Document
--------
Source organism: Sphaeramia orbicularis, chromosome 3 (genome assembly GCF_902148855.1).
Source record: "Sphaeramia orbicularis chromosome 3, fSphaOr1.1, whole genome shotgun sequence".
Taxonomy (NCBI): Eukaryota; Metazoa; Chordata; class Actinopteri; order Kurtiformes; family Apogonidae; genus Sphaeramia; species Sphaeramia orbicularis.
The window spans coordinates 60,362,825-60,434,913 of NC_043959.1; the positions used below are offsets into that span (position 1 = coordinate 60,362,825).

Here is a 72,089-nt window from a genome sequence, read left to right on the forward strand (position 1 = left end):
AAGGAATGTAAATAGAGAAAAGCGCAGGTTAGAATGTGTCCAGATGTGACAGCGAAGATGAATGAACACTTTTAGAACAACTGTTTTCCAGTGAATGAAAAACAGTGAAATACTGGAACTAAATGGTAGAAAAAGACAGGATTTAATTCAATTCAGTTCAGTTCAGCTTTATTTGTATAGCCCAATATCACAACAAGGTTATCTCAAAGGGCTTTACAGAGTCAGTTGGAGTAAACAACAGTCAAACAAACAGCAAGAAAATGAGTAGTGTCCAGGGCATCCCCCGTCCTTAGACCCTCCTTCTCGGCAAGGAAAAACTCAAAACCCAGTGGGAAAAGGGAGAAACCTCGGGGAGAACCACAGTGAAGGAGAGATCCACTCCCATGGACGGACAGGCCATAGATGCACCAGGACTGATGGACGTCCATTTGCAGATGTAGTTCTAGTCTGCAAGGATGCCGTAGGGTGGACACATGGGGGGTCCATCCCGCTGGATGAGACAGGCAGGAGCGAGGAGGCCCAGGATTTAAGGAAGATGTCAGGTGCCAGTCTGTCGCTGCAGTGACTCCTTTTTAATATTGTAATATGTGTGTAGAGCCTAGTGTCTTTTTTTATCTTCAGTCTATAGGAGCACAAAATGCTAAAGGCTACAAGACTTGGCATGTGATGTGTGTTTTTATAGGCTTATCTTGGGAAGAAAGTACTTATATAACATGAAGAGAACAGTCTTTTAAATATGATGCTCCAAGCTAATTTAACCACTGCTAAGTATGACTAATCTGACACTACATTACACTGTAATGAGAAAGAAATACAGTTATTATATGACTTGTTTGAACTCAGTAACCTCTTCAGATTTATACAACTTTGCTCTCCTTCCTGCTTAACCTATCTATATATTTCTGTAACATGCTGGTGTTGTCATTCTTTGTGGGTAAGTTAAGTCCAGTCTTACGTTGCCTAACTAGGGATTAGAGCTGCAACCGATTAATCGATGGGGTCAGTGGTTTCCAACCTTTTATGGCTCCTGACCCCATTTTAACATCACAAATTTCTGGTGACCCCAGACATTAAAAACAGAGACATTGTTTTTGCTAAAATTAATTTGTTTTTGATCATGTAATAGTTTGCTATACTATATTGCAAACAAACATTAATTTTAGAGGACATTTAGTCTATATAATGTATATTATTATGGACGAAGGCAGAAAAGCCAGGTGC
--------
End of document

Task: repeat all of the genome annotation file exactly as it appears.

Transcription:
Source organism: Sphaeramia orbicularis, chromosome 3 (genome assembly GCF_902148855.1).
Source record: "Sphaeramia orbicularis chromosome 3, fSphaOr1.1, whole genome shotgun sequence".
Taxonomy (NCBI): Eukaryota; Metazoa; Chordata; class Actinopteri; order Kurtiformes; family Apogonidae; genus Sphaeramia; species Sphaeramia orbicularis.
The window spans coordinates 60,362,825-60,434,913 of NC_043959.1; the positions used below are offsets into that span (position 1 = coordinate 60,362,825).

Here is a 72,089-nt window from a genome sequence, read left to right on the forward strand (position 1 = left end):
AAGGAATGTAAATAGAGAAAAGCGCAGGTTAGAATGTGTCCAGATGTGACAGCGAAGATGAATGAACACTTTTAGAACAACTGTTTTCCAGTGAATGAAAAACAGTGAAATACTGGAACTAAATGGTAGAAAAAGACAGGATTTAATTCAATTCAGTTCAGTTCAGCTTTATTTGTATAGCCCAATATCACAACAAGGTTATCTCAAAGGGCTTTACAGAGTCAGTTGGAGTAAACAACAGTCAAACAAACAGCAAGAAAATGAGTAGTGTCCAGGGCATCCCCCGTCCTTAGACCCTCCTTCTCGGCAAGGAAAAACTCAAAACCCAGTGGGAAAAGGGAGAAACCTCGGGGAGAACCACAGTGAAGGAGAGATCCACTCCCATGGACGGACAGGCCATAGATGCACCAGGACTGATGGACGTCCATTTGCAGATGTAGTTCTAGTCTGCAAGGATGCCGTAGGGTGGACACATGGGGGGTCCATCCCGCTGGATGAGACAGGCAGGAGCGAGGAGGCCCAGGATTTAAGGAAGATGTCAGGTGCCAGTCTGTCGCTGCAGTGACTCCTTTTTAATATTGTAATATGTGTGTAGAGCCTAGTGTCTTTTTTTATCTTCAGTCTATAGGAGCACAAAATGCTAAAGGCTACAAGACTTGGCATGTGATGTGTGTTTTTATAGGCTTATCTTGGGAAGAAAGTACTTATATAACATGAAGAGAACAGTCTTTTAAATATGATGCTCCAAGCTAATTTAACCACTGCTAAGTATGACTAATCTGACACTACATTACACTGTAATGAGAAAGAAATACAGTTATTATATGACTTGTTTGAACTCAGTAACCTCTTCAGATTTATACAACTTTGCTCTCCTTCCTGCTTAACCTATCTATATATTTCTGTAACATGCTGGTGTTGTCATTCTTTGTGGGTAAGTTAAGTCCAGTCTTACGTTGCCTAACTAGGGATTAGAGCTGCAACCGATTAATCGATGGGGTCAGTGGTTTCCAACCTTTTATGGCTCCTGACCCCATTTTAACATCACAAATTTCTGGTGACCCCAGACATTAAAAACAGAGACATTGTTTTTGCTAAAATTAATTTGTTTTTGATCATGTAATAGTTTGCTATACTATATTGCAAACAAACATTAATTTTAGAGGACATTTAGTCTATATAATGTATATTATTATGGACGAAGGCAGAAAAGCCAGGTGC